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The Mind-Body Problem: Metaphysics of Mind

Though the contemporary form of the substance of the connections between material and mental aspects of human beings appeared in the 17th century, especially in the writings of Descartes, I do not think that any philosopher would contest Nagel’s decision that there is no usually established explanation to the metaphysical deadlock occasioned by the seeming unfeasibility of wedding material and mentalist concepts into a solitary articulate structure. Nevertheless, the issue was famously devised as a dualism by Descartes in terms of a metaphysics of substances and properties this metaphysical framework can and has sustained a variety of ways of dealing with the seeming incompatibility of the material and the mental.

Descartes is, obviously, the philosopher that is regarded to devote the most time to matters of mind and body. There are two substances which he: Mind and Matter. Each substance has a defining attribute. In the case of Mind, the important quality is Thought. In the case of Matter, the important feature is spatial Expansion. It is significant to mention that for Descartes, substances can have nothing in common; otherwise, they would not be basically dissimilar objects. The mind-body issue appears out of this view of matters, as if mind and body have nothing in common, then in what way they are capable o interact? It is regarded as a matter of interaction.

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If the ordinary world is fundamentally separated into the mental and the physical such that the physical is comprehensive in space and the mental is not, and if the scenery of causality is such that causes and effects must have an essential connection and be of a comparable type, then mind/body interactionism of the Cartesian sort is perceptibly unsound. Perhaps the first important attempt to deal with this contradiction in Descartes is that known as occasionalism.

God is the one and only true cause. Not only is there no influence of mind on body or of body on mind, there is no causality operative at all except insofar as God, the one true cause, intervenes to produce the regularities that occur in experience. Thus, for example, when a person wills to move a finger, that serves as the occasion for God to move the finger; when an object suddenly appears in a person’s field of view, that serves as the occasion for God to produce a visual perception in the person’s mind.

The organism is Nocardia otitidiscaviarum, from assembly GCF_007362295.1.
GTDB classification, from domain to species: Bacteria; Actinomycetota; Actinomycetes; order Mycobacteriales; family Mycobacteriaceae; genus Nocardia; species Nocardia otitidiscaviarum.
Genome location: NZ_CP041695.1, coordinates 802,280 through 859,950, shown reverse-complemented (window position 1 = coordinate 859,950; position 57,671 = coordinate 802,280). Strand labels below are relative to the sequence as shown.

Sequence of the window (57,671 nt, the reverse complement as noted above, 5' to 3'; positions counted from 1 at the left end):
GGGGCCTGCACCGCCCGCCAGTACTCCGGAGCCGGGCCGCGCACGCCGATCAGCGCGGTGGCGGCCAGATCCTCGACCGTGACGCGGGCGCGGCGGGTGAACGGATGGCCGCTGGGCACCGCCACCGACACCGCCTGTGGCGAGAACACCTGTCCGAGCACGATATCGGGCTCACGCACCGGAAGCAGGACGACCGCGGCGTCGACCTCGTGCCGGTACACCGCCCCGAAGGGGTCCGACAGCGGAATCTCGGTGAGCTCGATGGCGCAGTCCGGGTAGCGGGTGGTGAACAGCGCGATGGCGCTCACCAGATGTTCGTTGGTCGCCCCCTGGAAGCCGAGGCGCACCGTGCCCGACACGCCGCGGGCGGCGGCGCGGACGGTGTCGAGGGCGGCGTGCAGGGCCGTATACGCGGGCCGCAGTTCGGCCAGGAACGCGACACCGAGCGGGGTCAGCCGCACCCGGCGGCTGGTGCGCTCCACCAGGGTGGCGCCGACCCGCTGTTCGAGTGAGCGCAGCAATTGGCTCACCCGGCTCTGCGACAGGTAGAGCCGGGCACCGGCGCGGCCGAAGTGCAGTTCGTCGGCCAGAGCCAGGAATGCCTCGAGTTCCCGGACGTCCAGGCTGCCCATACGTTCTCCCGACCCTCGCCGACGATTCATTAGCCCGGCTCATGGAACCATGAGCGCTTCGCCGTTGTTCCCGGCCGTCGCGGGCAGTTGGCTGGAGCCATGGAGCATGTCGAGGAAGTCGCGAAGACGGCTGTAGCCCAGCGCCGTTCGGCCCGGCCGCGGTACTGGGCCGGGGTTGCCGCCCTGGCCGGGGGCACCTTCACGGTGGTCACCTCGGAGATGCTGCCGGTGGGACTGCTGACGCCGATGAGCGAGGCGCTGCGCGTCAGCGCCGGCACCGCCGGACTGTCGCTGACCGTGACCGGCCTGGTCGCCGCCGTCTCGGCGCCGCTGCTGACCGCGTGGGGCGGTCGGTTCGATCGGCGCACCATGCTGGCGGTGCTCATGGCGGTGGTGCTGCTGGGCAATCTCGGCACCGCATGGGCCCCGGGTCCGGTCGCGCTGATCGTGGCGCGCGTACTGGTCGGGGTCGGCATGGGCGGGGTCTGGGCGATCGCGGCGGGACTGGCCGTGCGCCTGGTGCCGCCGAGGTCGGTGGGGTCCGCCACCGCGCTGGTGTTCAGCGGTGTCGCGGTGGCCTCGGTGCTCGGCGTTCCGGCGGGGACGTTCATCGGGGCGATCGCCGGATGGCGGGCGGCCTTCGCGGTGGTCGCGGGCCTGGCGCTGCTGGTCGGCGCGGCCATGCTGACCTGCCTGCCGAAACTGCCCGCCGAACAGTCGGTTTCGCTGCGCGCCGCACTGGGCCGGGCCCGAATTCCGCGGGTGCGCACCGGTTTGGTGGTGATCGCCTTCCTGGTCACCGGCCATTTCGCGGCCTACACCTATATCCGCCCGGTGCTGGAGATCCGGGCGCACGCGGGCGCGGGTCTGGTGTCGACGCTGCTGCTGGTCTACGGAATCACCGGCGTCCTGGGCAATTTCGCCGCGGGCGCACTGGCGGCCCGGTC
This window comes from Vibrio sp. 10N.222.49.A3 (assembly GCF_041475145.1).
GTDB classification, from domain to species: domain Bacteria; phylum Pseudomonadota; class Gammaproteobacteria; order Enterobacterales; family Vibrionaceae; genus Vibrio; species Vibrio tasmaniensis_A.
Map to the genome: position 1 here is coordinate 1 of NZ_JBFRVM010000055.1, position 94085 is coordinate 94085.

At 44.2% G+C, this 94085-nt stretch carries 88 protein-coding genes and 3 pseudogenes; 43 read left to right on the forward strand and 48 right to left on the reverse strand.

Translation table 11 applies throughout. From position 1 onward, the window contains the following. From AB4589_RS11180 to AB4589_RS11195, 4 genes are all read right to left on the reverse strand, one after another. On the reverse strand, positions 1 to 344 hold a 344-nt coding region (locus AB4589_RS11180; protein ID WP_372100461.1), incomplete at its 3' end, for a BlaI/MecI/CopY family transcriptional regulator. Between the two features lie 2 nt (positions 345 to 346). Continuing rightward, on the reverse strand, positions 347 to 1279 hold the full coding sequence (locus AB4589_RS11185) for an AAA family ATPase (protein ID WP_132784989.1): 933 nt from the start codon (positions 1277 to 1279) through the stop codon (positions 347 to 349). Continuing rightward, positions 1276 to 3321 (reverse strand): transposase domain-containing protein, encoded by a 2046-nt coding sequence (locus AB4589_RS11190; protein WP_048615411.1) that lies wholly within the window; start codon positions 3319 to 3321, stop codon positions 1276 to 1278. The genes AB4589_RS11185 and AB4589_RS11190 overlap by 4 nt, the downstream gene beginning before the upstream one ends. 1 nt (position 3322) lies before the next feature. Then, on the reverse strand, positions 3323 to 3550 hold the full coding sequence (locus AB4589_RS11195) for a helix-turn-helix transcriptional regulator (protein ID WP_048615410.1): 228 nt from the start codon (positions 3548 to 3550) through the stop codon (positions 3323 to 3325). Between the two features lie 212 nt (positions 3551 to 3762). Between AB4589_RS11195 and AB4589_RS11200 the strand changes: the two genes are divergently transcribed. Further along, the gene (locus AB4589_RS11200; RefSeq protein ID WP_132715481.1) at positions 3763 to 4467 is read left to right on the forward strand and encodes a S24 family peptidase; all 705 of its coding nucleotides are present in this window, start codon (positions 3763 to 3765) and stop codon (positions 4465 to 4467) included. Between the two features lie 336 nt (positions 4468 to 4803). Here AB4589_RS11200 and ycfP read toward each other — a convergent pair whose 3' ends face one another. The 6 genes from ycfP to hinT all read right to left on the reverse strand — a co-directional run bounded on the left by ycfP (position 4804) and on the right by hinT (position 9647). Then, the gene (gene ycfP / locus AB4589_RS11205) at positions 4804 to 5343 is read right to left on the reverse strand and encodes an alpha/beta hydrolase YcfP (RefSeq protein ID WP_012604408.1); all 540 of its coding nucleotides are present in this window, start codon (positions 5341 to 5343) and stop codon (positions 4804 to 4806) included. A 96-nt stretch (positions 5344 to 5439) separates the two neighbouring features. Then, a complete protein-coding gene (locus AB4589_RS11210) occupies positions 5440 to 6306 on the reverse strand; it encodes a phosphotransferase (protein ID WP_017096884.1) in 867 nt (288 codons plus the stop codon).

Lots of contemporary philosophers have refused the idea that mind and matter are dissimilar by nature, but many remain realists about the mind. In other words, it has become gradually more difficult to sketch a firm, reducible identity between brain and the mind. In reply, lots of theories have been enhanced to protect the exclusive features of the mind while shunning the substance dualism espoused by Descartes. These theories include combinations and varieties of the following: functionalism, non-reductive physicalism, emergentism and property dualism.

It is worth mentioning out that despite being ruled by an ideal of physicalism, most philosophers have come to recognize the distinctive aspects of the mind as, in some way, irreducible. Some of these characteristic features include experiential qualities, planned content, exclusive causal powers, and the unity of awareness and the normative content of emotional states.

According to Nagel, one version of the relations between brains and persons (as he denotes) has figured importantly in conversations of the restrictive situations for personal individuality. Brains are offered to be transplanted between human bodies, and the effect on personhood observed in all sorts of thought researches. However, these contemporary fairy tales are very different from Locke’s version of the daydream, since it is the centre of consciousness that is relocated, not the brain when Prince and Cobbler switch minds (centers of conscious) and bodies. But the primary relations supposed to hold among brains and Persons is either taken to be more or less like that between brains and bodies or not addressed at all. However, it is far from obvious that the brain/person relation is to be taken for granted. Both are ‘individuals’ in the metaphysical sense that is substances capable of reidentification. However, persons have a location in interpersonal networks consisting of such moral relationships as obligations, rights, duties and so on, networks in which brains as cognitive organs do not, any more than pocket calculators do.